Literally Whitewashing the Past

It’s no real secret to the Inter­nets that Conor Frieder­s­dorf and I butt heads on a lot of things, in par­tic­u­lar over the Oba­ma admin­is­tra­tion’s pol­i­cy to use drones in North­west Pak­istan and Yemen. Even so, I don’t vis­cer­al­ly dis­like him. He’s just wrong on some issues we dis­agree over. But some­times, being wrong can cross over into ten­den­tious­ness. Take his crit­i­cism of the Repub­li­can gov­er­nor of New Jer­sey, Chris Cristie:

Per­son­al­ly, I’d strong­ly pre­fer to leave the wid­ows and orphans of all atroc­i­ties out of pol­i­tics, because it is so unseem­ly when politi­cians oppor­tunis­ti­cal­ly exploit them to com­pen­sate for the pow­er their posi­tions lack on the mer­its.

For Conor to decide, right now, that appeal­ing to the orphans and wid­ows of atroc­i­ties is unseem­ly is… well, it’s iron­ic to be sure. Espe­cial­ly con­sid­er­ing that the vast major­i­ty of his crit­i­cism of drone strikes is based off of appeal­ing to the “wid­ows and orphans of atroc­i­ties.” See here if you need to be remind­ed (he also tried to gross­ly mis­rep­re­sent my views on this top­ic, and I’m glad he and his edi­tors quick­ly cor­rect­ed the post).

But let’s move on from drones. Conor takes his response to Cristie a step fur­ther, map­ping out his own the­o­ret­i­cal response to the wid­ows and orphans of the 9/11 attacks on Man­hat­tan if he were run­ning for office:

The core Amer­i­can val­ues of 1776 and 1789 that I’ve stud­ied and loved since I was a child don’t per­mit us to tor­ture oth­er humans, to use drones to tar­get and kill peo­ple whose iden­ti­ties we don’t even know, or to spy on the pri­vate com­mu­ni­ca­tions of hun­dreds of mil­lions of inno­cents. If it was­n’t for Osama Bin Laden and the 9/11 hijack­ers we would­n’t per­mit any of those things.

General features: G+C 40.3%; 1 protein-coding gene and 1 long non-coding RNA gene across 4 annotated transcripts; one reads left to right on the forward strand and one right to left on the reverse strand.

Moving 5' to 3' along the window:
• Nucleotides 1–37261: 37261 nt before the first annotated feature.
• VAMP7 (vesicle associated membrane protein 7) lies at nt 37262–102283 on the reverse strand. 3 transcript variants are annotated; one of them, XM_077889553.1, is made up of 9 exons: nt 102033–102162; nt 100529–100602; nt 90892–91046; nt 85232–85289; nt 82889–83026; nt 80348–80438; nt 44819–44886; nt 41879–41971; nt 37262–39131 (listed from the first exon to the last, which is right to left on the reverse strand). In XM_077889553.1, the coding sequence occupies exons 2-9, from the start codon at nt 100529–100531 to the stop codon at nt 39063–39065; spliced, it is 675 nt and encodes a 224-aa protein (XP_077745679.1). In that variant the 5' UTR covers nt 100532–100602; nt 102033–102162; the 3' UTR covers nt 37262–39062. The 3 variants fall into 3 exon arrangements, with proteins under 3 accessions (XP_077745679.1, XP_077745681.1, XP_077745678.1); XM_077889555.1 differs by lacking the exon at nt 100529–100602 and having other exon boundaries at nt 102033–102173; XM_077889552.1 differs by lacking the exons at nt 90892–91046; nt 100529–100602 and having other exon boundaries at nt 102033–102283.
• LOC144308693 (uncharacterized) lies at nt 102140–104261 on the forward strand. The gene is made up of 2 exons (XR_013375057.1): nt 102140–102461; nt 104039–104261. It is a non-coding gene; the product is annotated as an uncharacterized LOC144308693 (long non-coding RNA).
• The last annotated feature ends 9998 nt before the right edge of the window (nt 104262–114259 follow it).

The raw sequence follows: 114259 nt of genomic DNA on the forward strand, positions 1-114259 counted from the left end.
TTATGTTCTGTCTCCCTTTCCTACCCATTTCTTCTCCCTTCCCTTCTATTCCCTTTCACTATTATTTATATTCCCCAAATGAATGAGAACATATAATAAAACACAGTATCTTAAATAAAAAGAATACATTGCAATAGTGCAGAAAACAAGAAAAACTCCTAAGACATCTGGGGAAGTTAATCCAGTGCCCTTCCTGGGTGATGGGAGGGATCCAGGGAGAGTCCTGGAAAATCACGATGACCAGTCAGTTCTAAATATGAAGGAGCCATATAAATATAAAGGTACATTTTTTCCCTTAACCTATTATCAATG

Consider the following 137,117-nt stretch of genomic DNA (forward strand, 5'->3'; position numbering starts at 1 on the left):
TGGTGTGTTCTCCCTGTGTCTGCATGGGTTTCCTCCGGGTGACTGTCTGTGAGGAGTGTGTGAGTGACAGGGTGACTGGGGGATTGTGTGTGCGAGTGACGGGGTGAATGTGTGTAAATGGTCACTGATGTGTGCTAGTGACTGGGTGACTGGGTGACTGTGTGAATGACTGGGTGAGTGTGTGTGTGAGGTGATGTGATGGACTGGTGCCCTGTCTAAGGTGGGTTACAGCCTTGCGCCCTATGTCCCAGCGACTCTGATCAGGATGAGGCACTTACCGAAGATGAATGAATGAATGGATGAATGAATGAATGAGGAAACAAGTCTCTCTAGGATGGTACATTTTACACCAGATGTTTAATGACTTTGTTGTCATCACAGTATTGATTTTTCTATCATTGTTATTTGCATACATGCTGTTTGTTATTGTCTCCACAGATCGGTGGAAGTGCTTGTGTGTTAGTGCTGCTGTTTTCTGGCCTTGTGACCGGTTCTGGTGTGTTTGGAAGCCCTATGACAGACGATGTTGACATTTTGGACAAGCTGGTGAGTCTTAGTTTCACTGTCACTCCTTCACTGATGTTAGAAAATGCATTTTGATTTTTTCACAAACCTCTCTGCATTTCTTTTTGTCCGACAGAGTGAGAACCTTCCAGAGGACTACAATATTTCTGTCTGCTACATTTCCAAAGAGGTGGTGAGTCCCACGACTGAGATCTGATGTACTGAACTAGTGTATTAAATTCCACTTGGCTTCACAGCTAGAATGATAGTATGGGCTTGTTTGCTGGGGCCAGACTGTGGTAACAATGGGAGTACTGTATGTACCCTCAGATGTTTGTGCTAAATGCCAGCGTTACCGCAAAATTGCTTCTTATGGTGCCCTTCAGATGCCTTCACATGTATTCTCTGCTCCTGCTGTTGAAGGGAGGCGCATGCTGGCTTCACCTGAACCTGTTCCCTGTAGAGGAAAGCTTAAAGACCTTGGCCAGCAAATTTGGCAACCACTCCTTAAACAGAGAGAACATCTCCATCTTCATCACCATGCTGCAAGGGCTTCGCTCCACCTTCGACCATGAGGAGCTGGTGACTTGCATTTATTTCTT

I wish him luck run­ning for office on such a plat­form. More ger­mane­ly: The “Amer­i­can val­ues of 1776 and 1789” that Conor says he cher­ish­es so much actu­al­ly per­mit­ted such things in abun­dance, and they include some doozies we would nev­er con­sid­er admirable in the 21st cen­tu­ry. That does­n’t mean those val­ues are despi­ca­ble — far from it. The foun­da­tions of our cur­rent soci­ety are con­tained there. But Amer­i­can val­ues in 1776 and 1789 were not per­fect, and we should not pre­tend they were.

Let’s start with tor­tur­ing and killing peo­ple whose iden­ti­ties we don’t know — some­thing Conor right­ly despis­es. Back in the 18th cen­tu­ry, both prac­tices were com­mon — not in the pris­ons of the white peo­ple who could vote, but among the black peo­ple white peo­ple kept as human prop­er­ty. Slav­ery was one of the great­est injus­tices ever per­pe­trat­ed by one group against anoth­er, with social and eco­nom­ic con­se­quences that have last­ed hun­dreds of years after its offi­cial end. And slav­ery was con­sid­ered so ger­mane, so ordi­nary to the Amer­i­can val­ues of 1776 and 1789, that they wrote the dehu­man­iza­tion of black peo­ple into the Con­sti­tu­tion of the Unit­ed States. The scale of atroc­i­ty and the his­toric effects of slav­ery are dwarfed only by Amer­i­ca’s treat­ment of the native peo­ple who lived here first — all of which were glee­ful­ly enact­ed and expand­ed by the val­ues of 1776 and 1789.